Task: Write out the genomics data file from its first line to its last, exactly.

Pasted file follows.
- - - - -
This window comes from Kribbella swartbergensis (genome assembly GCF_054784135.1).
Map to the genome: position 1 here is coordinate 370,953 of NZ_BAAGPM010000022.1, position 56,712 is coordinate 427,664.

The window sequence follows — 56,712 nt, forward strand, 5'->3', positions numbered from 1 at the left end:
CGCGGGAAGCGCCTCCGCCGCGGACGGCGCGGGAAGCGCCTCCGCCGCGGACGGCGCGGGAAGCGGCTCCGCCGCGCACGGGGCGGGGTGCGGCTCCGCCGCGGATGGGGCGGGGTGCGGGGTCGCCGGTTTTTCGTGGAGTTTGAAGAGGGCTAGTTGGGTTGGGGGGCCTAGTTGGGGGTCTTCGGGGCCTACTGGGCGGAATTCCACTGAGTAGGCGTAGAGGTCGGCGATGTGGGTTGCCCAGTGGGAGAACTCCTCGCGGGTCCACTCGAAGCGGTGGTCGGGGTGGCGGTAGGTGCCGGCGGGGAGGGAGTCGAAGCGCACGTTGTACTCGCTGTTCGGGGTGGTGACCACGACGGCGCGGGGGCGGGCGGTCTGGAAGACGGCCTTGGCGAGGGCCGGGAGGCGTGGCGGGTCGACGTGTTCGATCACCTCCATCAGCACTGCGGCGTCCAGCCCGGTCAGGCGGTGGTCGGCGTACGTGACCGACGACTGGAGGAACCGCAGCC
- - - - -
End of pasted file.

This window comes from Kribbella swartbergensis (genome assembly GCF_054784135.1).
Map to the genome: position 1 here is coordinate 370,953 of NZ_BAAGPM010000022.1, position 56,712 is coordinate 427,664.

The window sequence follows — 56,712 nt, forward strand, 5'->3', positions numbered from 1 at the left end:
CGCGGGAAGCGCCTCCGCCGCGGACGGCGCGGGAAGCGCCTCCGCCGCGGACGGCGCGGGAAGCGGCTCCGCCGCGCACGGGGCGGGGTGCGGCTCCGCCGCGGATGGGGCGGGGTGCGGGGTCGCCGGTTTTTCGTGGAGTTTGAAGAGGGCTAGTTGGGTTGGGGGGCCTAGTTGGGGGTCTTCGGGGCCTACTGGGCGGAATTCCACTGAGTAGGCGTAGAGGTCGGCGATGTGGGTTGCCCAGTGGGAGAACTCCTCGCGGGTCCACTCGAAGCGGTGGTCGGGGTGGCGGTAGGTGCCGGCGGGGAGGGAGTCGAAGCGCACGTTGTACTCGCTGTTCGGGGTGGTGACCACGACGGCGCGGGGGCGGGCGGTCTGGAAGACGGCCTTGGCGAGGGCCGGGAGGCGTGGCGGGTCGACGTGTTCGATCACCTCCATCAGCACTGCGGCGTCCAGCCCGGTCAGGCGGTGGTCGGCGTACGTGACCGACGACTGGAGGAACCGCAGCC